However, Three Billboards is not just an Oscar worthy drama, it’s a film that speaks to the universal mass, its a tale of a Mothers love and how far it stretches, even in this films case, beyond death. As a young female who went through the traumatic experience of losing her own mother, this left a large lump in my throat.

Nevertheless, in true McDonagh style there wasn’t long until I was laughing  at something ridiculous the character had said or done. That’s the gift of McDonagh he offers audiences a truly human cinematic moment with themes in his films that can shock but also inspire and he does this once again with Three…

It speaks of revenge, of how dangerous and damaging the quest for it can be and it manages to blend it effortlessly with the beauty of forgiveness.  It’s a humbling and moving cinematic experience.

In terms of structure, as everything with McDonagh it’s down to a T. The worthy and enjoyable protagonist of Mildred who wants nothing more but to see her daughters’ killer brought to justice is the very beating heart of the film. What could very well become a very stereotypical portrayal of a Southern American town  which cleverly represents the antagonist of this piece actually becomes a lot more vivid and three dimensional. In the end, the film is more of  journey and the ending hits the perfect thematic note.

Overall, if you plan on seeing this in cinemas, I highly recommend you too. Even if you’re not a fan of seemingly low budget drama this film will not disappoint. A true Oscar contender if I ever did see one.

 

 

 

Scriptwriting Opportunities for New Writers

As you guys know I’ve been a screenwriter now for about seven months and don’t get me wrong they’ve been pretty hard going! But once I had my first script under my belt I felt ready to go out into world of TV writing and kick arse!

In these last seven months, I think I’ve been on the majority of scriptwriting courses that are on offer to new emerging writers in the UK. Some of them, were amazing and I met some brilliant writers and learnt so much. Others….nawtt so much! If anything I just felt like I was literally throwing my precious money away.

Anyway I thought I’d present this little guide to going after opportunities as a scriptwriter to you guys so hopefully you can go after similiar opportunities and get value for your pennies!

Scriptwriting Opportunities that I found valuable:-

Scriptwriting North

Scriptwriting North is a fantastic hub for all writers in the North of England. It’s run by a really lovely woman called Beth who told me about the masters course that I am now on. For me, this place was absolutely fantastic as they taught me everything I needed to know before setting down a writing my first script. I have attended two ‘courses’ with them, one was a intensive day course for beginners which was a bloody brilliant day as it just gave me all the information I needed and in just one day! The second course was more like an intensive day of writing in various locations across Manchester but it was packed full of writing exercises, feedback sessions and food! If you live in the North and want to write, get in touch with Scriptwriting North.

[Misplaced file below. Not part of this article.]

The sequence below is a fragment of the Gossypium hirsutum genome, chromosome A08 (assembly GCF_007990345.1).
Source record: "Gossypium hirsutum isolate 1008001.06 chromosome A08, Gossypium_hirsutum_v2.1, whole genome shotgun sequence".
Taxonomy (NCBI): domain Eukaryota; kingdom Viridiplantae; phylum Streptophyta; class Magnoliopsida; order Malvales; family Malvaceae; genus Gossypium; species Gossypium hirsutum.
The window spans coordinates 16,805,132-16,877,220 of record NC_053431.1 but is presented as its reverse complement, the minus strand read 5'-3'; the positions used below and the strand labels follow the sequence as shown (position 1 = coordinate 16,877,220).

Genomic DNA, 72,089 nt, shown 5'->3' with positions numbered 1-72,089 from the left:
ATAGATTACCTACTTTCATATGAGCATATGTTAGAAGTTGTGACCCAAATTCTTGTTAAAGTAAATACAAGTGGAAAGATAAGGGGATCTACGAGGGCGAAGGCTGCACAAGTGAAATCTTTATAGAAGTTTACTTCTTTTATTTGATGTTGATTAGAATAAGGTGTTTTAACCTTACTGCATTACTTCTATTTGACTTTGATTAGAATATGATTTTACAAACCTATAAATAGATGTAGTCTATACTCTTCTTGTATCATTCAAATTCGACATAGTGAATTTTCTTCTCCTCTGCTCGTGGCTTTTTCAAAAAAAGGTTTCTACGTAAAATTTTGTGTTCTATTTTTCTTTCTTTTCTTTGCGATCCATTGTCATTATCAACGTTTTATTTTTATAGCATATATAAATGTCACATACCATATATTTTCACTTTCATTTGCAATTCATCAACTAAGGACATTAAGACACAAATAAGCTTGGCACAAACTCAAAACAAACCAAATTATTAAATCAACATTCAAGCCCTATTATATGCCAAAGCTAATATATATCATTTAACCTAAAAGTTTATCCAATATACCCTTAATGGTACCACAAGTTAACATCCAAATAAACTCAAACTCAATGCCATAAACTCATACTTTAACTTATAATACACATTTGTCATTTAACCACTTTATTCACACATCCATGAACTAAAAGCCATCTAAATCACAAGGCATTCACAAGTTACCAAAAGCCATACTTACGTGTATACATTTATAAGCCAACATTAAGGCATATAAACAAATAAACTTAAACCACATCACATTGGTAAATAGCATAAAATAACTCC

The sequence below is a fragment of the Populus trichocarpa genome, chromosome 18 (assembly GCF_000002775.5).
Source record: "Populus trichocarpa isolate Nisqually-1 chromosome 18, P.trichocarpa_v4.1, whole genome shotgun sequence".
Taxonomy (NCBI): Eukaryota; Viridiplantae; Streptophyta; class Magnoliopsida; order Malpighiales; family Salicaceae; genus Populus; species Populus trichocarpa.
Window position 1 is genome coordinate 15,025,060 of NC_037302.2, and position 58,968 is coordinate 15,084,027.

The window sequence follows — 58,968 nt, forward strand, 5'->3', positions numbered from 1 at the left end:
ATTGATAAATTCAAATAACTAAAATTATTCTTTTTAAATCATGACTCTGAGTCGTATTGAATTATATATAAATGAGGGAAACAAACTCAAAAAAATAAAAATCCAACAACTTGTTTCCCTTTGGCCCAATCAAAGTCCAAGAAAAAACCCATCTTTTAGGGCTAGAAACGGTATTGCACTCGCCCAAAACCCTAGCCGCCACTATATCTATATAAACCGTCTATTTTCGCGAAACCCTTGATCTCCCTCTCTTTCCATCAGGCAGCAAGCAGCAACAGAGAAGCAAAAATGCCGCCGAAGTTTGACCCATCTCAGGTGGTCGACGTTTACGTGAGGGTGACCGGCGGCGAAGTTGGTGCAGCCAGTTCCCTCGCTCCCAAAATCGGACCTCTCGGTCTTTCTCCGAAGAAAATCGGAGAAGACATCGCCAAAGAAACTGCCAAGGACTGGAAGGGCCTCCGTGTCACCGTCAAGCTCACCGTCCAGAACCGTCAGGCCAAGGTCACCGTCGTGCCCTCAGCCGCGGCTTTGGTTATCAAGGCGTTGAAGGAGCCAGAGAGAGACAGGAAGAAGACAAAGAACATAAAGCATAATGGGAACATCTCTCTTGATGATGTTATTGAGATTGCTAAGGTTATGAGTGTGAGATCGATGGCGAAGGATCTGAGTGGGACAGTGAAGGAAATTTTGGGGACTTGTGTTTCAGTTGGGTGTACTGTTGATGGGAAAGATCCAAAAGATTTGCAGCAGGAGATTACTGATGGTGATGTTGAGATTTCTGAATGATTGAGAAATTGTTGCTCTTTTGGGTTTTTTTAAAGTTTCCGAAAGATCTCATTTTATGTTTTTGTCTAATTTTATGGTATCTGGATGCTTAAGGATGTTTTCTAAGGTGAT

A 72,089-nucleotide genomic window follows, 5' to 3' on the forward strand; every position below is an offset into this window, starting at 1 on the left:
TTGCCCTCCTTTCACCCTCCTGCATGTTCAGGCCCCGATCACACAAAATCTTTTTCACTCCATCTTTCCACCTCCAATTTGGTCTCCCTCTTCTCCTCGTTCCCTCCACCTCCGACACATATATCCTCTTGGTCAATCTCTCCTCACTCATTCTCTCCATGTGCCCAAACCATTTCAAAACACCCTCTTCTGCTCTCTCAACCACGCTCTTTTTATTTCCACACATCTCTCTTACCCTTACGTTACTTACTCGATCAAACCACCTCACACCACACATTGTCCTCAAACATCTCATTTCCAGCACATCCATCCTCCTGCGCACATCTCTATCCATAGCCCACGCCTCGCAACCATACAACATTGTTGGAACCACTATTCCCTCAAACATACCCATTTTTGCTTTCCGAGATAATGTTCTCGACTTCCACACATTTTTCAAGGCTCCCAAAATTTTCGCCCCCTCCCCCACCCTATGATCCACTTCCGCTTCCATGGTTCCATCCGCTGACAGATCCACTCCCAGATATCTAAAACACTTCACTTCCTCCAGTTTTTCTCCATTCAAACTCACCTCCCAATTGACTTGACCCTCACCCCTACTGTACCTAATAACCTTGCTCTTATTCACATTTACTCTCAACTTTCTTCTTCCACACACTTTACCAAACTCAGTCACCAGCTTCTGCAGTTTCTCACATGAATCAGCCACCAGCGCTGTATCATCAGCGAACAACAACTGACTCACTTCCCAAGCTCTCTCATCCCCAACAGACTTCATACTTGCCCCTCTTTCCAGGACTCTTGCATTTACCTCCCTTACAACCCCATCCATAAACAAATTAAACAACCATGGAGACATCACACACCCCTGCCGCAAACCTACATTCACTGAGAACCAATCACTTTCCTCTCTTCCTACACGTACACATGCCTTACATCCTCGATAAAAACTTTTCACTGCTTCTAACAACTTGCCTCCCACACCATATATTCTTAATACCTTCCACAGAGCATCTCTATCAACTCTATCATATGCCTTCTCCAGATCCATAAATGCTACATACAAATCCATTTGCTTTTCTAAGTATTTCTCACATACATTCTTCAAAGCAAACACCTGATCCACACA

BBC Writers Room

The BBC Writers Room is a great place with loads of resources for writers. The most amazing thing about the Writers Room is the extensive opportunities it provides for new writers on the scene. From it’s twice a year submission windows for drama and comedy writers to the external opportunities and competitions it posts on it’s ‘opportunities’ page. I also recently attended a free event in the BBC building in Salford with the Writers Room which had a Q&A with TV writer Sally Abbott. It was a lovely event and provided so much insight into the industry.

London Screenwriters Festival

This is like the holy grail for scriptwriters! Seriously! This event happens every year in London. Its a fantastic festival completely dedicated to all things scriptwriting that happens over the course of a weekend. Meet fellow writers, network, Q&A’s, pitch workshops, meet producers and so much more! The only downside for writers not based in London (such as myself) is the travel to London, the price of accommodation and then of course, the actual price of the festival itself. I couldn’t attend last year but I will definitely be attending this year, so will be blogging the entire weekend!

Scriptwriting Opportunities I regret paying for:-

Two Day comedy Writing Masterclass with Rob Grant

Okay, absolutely nothing against this course but I just don’t think it was worth the ridiculous price I had to pay! (£250, if your interested). It was run by Rob Grant, who was a writer and creator of a sitcom for a TV Series called Red Dwarf. Learning about how his career started and the in’s and out’s of what he knew was brilliant. However, the second day of the course, when he had to write a topical sketch show script for actors to perform that evening was totally pointless to me. I wasn’t interested in writing sketch comedy and if anything that’s the last thing producers want writers to send in to them.  If you’re in London though and interested in Sketch comedy then it’s right up your street!

And that’s it for now. I’ll do another writing blog post soon which will focus on writing competitions I recommend!

Good luck to you all and thank you for reading!